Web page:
Ideal Toys, the major manufacturer of Evel Knievel toys, got their start in the Knievel business in 1972 when they released the first Evel Knievel action figures.
These six-inch figures were made of plastic except for the head, which was made of vinyl, and came dressed in Knievel’s trademark American flag-adorned white jumpsuit and white shoes. Additional accessories included a helmet and, strangely enough, a cane.
The Evel Knievel figures were a big hit and were quickly followed by the next logical step: stunt vehicles.
This long-lived line of vehicles began with the Stunt Cycle (pictured), a working miniaturised cycle piloted by a bendable Evel Knievel figure.
The cycle was powered by a hand-cranked power launcher that got its engine going and could then be launched towards any stunt-obstacle its user’s fevered imagination could dream up.
The massive success of the Stunt Cycle inspired Ideal to create a veritable fleet of Evel Knievel vehicles.
There were Super Jet and Canyon Sky Cycles that were designed for stunt use, as well as a Crash and Stunt Car that would break into pieces upon impact with an obstacle. Other stunt cycles included the Silver High Jumper Stunt Cycle and the Strato Cycle, a toy inspired by Knievel’s motion picture debut, Viva Knievel.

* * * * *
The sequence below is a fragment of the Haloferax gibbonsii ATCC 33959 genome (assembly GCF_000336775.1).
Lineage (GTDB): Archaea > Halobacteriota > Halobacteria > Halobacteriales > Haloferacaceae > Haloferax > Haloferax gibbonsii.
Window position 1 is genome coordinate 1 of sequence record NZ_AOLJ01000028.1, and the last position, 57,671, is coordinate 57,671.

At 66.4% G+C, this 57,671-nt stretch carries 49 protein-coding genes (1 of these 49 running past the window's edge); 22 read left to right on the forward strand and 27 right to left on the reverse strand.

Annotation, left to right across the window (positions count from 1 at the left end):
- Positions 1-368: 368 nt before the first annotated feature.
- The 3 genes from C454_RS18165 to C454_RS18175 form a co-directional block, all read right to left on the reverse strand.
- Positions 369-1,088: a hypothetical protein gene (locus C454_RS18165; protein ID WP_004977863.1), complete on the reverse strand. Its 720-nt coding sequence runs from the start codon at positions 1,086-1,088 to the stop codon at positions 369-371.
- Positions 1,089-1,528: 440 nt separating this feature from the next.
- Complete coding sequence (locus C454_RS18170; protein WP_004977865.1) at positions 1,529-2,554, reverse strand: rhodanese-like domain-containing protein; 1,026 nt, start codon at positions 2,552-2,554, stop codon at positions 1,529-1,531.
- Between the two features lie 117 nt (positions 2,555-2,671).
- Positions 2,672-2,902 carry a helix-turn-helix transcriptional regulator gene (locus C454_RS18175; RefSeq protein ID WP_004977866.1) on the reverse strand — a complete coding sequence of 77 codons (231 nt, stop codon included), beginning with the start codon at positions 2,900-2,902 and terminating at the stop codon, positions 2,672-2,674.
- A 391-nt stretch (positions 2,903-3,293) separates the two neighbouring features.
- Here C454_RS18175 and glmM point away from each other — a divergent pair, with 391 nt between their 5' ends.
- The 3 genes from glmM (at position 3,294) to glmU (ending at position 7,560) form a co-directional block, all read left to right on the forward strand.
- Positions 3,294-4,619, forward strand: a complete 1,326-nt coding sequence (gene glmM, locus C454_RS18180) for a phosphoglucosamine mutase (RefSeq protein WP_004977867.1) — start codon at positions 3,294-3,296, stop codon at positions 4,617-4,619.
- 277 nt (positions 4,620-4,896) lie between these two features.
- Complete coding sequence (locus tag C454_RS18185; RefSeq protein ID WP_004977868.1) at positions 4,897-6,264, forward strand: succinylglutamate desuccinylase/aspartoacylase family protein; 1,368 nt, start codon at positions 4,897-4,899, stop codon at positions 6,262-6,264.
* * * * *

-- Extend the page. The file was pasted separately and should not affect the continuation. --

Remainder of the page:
Another cool Knievel-inspired vehicle was a dragster that came complete with a working parachute to bring it to a halt. Non-stunt Knievel vehicles included the Scramble Van (pictured above) and the Road and Trail Adventure Set.
Ideal Toys also unveiled a series of playsets to provide unique backdrops for the antics of the Evel Knievel stunt vehicles. There was the Stunt Stadium and Stunt World, which included a three-dimensional obstacle course for Knievel to ride his cycle through.
One of the strangest Evel Knievel playsets was the Escape From Skull Canyon set (pictured below), which included a werewolf-style “Fierce Monster”, “realistic boulders”, skull-adorned trees as obstacles, and “mysterious voodoo symbols” for Knievel.
In addition to the Evel Knievel stunt vehicles and playsets, Ideal also found much success with several die-cast Knievel vehicles, a series of miniatures, and even a board game.
The tremendous success of the Knievel toys led to spin-off figures like Robbie Knievel, Teenage Daredevil (based on Knievel’s real-life son) and Derry Daring, a stuntwoman companion for Knievel.
Other companies produced countless other Evel Knievel toys and novelties, including lunchboxes, bicycles, comic books, pillowcases, sheets, radios and model rockets. There was even an Evel Knievel electric toothbrush that was designed to look like the famous X-2 Skyrocket.
Evel Knievel toys continued to be popular throughout the 1970s. Although they were discontinued in 1977 – by which time the range had made a whopping $125 million – these toys occupied a special place in the hearts of toy fanatics and continue to be highly sought-after collectables.
Reissued Knievel toys appeared in the late 1990s and 2000s including a new Super Stunt Cycle Set by POOF-Slinky that included a dragster and a car.